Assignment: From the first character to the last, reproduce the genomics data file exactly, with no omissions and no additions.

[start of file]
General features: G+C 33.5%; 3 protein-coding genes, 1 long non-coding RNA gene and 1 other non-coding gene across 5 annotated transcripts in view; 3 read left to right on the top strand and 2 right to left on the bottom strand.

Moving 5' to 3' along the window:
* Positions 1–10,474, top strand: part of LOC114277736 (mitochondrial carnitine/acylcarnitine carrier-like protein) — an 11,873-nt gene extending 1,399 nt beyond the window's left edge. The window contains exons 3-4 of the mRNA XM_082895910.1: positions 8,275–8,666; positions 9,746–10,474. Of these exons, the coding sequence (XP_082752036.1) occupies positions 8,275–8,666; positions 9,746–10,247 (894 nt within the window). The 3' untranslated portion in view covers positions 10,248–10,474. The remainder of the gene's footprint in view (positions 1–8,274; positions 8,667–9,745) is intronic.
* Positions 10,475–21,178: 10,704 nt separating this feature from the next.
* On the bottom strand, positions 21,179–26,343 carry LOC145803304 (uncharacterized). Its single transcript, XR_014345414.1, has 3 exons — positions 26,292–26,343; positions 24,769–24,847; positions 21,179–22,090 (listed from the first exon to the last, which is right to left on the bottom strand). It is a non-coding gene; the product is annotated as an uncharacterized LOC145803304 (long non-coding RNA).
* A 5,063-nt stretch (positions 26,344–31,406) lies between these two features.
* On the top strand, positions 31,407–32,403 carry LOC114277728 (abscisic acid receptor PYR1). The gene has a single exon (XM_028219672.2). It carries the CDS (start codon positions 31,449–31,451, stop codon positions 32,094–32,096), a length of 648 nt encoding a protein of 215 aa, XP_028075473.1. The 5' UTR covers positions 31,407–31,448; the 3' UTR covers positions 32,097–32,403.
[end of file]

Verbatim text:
General features: G+C 33.5%; 3 protein-coding genes, 1 long non-coding RNA gene and 1 other non-coding gene across 5 annotated transcripts in view; 3 read left to right on the top strand and 2 right to left on the bottom strand.

Moving 5' to 3' along the window:
* Positions 1–10,474, top strand: part of LOC114277736 (mitochondrial carnitine/acylcarnitine carrier-like protein) — an 11,873-nt gene extending 1,399 nt beyond the window's left edge. The window contains exons 3-4 of the mRNA XM_082895910.1: positions 8,275–8,666; positions 9,746–10,474. Of these exons, the coding sequence (XP_082752036.1) occupies positions 8,275–8,666; positions 9,746–10,247 (894 nt within the window). The 3' untranslated portion in view covers positions 10,248–10,474. The remainder of the gene's footprint in view (positions 1–8,274; positions 8,667–9,745) is intronic.
* Positions 10,475–21,178: 10,704 nt separating this feature from the next.
* On the bottom strand, positions 21,179–26,343 carry LOC145803304 (uncharacterized). Its single transcript, XR_014345414.1, has 3 exons — positions 26,292–26,343; positions 24,769–24,847; positions 21,179–22,090 (listed from the first exon to the last, which is right to left on the bottom strand). It is a non-coding gene; the product is annotated as an uncharacterized LOC145803304 (long non-coding RNA).
* A 5,063-nt stretch (positions 26,344–31,406) lies between these two features.
* On the top strand, positions 31,407–32,403 carry LOC114277728 (abscisic acid receptor PYR1). The gene has a single exon (XM_028219672.2). It carries the CDS (start codon positions 31,449–31,451, stop codon positions 32,094–32,096), a length of 648 nt encoding a protein of 215 aa, XP_028075473.1. The 5' UTR covers positions 31,407–31,448; the 3' UTR covers positions 32,097–32,403.